Question: In the photo I sent in you can clearly see the “A2” lettering on the side of the hose, along with a bunch of Lloyd’s approval numbers and such. My question has to do with the “A” letter designations.
I’ve heard that these have changed in their meaning over the last few years and I’ve also heard that the bar has been raised on the requirements. Can you clear the air on all of this? What does A2 vs. A1 mean for example?
Answer: You are correct. We covered this a while ago in What do the New Marine Fuel Hose Markings Mean, but it would be worth circling back again because this is still a fairly new topic, and not well understood. It’s especially important for owners who are considering replacing fuel hoses in used boats.
Things changed with these designators in 2012 when the EPA-mandated diurnal emissions requirements for gasoline fuel systems on boats went into full effect. Basically what happened as a result of the new regulations is that the permeation rate standard for marine fuel hoses was tightened up rather significantly. A new designation was established for fuel distribution hose that now requires a permeation rating maximum of 15 g/m²/24hrs (15 grams per square meter in 24 hours). This is the new maximum for what is designated “A1-15” hose.
Several things about this designator are important. First, any fuel hose with an “A” designator is fire-rated based on USCG requirements and specifications. It is the only rating allowable for fuel hose used in gasoline engine room spaces. In terms of the permeation specification, the new EPA required 1-15 designators are required for fuel distribution hoses. The assumption here is that these hoses are constantly filled with fuel and therefore we need to have a much lower permeation rate to keep fuel vapor leakage into the atmosphere at an absolute minimum. “A2” labeled hose is also USCG fire-rated but has a much higher permeation rate specification of 300 g/m²/24 hrs. It is also allowable in engine room spaces but should only be used for either fill or vent hoses going to the fuel tank. Again, the assumption is that these hose sections are not constantly exposed to raw gasoline, so a higher permeation rate is OK. There is also an A1 designation with a 100 g/m²/24 hrs. rating that is actually getting a bit hard to locate as most boat builders are using either the A2 or A1-15 hoses.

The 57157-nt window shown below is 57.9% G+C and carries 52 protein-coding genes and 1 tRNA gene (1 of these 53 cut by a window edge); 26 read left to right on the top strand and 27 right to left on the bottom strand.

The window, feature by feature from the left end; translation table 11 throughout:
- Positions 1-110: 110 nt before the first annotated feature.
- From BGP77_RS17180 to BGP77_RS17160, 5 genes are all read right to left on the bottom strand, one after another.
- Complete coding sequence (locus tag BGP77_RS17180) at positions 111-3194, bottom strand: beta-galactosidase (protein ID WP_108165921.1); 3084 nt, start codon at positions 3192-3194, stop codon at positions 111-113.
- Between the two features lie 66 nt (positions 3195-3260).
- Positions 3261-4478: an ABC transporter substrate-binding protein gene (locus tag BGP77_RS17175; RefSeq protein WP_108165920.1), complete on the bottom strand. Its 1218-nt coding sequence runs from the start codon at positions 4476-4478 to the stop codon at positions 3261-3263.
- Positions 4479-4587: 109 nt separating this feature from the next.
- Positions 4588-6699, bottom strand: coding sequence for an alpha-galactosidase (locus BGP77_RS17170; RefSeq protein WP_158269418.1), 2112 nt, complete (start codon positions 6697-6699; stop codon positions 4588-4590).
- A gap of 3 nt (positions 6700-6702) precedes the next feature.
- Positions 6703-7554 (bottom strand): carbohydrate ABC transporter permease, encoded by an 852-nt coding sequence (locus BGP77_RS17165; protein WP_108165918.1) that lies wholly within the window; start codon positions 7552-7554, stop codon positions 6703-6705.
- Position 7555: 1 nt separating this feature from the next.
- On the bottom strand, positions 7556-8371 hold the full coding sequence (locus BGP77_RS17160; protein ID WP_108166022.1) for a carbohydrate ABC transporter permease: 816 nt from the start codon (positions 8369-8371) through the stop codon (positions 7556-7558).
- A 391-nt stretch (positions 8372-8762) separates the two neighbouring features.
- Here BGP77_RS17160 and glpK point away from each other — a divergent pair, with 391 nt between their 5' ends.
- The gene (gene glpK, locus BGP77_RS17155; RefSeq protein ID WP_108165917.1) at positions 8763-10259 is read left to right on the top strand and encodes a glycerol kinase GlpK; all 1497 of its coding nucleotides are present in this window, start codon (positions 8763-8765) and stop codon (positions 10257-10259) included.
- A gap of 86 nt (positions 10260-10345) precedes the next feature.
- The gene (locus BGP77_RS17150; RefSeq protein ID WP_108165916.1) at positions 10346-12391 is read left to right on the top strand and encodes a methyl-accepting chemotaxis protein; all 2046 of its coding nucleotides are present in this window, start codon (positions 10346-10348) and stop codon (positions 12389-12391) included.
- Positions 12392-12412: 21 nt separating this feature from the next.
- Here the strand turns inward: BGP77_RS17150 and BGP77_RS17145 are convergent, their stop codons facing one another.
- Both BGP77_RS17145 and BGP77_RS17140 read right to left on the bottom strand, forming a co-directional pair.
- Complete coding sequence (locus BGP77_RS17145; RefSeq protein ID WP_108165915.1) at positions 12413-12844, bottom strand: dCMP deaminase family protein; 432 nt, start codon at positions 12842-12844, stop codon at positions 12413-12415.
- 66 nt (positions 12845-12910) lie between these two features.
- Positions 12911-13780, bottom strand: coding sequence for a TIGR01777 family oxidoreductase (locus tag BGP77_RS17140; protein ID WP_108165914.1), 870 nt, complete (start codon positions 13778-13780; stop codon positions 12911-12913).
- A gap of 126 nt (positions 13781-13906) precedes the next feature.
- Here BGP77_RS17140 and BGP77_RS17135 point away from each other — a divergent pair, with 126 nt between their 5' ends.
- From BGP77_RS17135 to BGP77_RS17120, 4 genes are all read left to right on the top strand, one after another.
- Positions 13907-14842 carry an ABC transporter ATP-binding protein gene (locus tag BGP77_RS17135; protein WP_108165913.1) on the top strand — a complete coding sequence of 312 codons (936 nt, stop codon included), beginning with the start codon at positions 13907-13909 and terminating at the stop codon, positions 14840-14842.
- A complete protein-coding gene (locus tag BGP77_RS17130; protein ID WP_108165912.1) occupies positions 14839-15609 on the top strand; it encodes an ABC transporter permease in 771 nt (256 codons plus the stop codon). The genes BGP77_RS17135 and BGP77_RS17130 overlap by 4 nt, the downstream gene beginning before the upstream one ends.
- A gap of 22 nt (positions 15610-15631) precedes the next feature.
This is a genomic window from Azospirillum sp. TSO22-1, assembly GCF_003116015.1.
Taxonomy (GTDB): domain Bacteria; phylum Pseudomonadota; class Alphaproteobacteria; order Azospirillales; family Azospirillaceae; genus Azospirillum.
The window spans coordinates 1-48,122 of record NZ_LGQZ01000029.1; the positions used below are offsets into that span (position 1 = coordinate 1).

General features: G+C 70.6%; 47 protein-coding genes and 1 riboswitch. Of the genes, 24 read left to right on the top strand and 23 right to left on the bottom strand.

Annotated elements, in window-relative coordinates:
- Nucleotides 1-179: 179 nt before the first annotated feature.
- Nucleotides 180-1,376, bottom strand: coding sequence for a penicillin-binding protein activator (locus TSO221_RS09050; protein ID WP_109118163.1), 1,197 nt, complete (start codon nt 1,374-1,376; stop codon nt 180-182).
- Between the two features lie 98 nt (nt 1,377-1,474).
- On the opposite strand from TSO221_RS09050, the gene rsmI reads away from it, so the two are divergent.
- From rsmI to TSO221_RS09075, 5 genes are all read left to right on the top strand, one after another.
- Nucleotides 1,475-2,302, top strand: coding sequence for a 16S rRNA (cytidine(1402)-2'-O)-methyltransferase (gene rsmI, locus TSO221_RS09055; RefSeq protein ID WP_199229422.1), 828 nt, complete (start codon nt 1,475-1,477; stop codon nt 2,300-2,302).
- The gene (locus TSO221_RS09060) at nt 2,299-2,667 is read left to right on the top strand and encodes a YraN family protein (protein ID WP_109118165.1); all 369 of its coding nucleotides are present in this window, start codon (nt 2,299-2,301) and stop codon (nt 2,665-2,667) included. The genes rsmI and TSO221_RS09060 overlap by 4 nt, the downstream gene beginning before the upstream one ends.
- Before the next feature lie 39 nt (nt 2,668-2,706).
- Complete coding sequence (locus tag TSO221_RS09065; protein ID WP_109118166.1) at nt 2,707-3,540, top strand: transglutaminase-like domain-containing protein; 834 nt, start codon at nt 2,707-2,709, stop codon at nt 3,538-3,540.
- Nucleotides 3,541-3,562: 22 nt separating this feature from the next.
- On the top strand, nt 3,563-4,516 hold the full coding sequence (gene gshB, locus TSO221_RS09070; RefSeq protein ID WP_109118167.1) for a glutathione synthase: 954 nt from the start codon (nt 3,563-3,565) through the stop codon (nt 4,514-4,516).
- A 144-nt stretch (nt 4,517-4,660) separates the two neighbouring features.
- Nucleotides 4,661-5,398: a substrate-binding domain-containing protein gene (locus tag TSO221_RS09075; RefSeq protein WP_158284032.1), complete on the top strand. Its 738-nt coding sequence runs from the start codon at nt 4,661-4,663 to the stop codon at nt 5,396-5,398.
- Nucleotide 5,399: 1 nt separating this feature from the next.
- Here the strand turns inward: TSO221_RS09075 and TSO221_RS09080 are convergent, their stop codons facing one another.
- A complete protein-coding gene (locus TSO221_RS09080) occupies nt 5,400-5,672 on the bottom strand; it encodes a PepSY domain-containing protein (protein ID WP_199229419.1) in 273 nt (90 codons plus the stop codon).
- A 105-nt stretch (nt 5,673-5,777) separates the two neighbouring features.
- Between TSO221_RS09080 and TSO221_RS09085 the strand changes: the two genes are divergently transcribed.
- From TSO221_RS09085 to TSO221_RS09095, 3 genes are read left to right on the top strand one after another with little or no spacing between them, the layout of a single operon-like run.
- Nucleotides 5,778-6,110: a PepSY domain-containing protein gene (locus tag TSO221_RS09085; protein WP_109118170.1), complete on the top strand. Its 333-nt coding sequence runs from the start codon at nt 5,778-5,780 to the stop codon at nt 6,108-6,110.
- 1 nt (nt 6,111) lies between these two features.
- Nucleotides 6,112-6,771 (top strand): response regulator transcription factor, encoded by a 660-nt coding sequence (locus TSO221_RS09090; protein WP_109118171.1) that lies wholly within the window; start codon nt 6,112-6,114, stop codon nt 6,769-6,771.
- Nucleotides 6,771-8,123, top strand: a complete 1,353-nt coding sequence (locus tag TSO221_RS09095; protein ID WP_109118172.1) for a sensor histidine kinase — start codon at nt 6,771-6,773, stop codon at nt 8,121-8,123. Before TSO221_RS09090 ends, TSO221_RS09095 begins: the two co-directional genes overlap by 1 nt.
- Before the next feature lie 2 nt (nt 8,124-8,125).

To add to any confusion here, there is also “B” rated hose available that has similar permeation properties but no USCG fire rating. They should only be used in non-engine room compartments.
For details on fuel hoses in diesel-powered boats, see Diesel Fuel Hose Ratings Explained.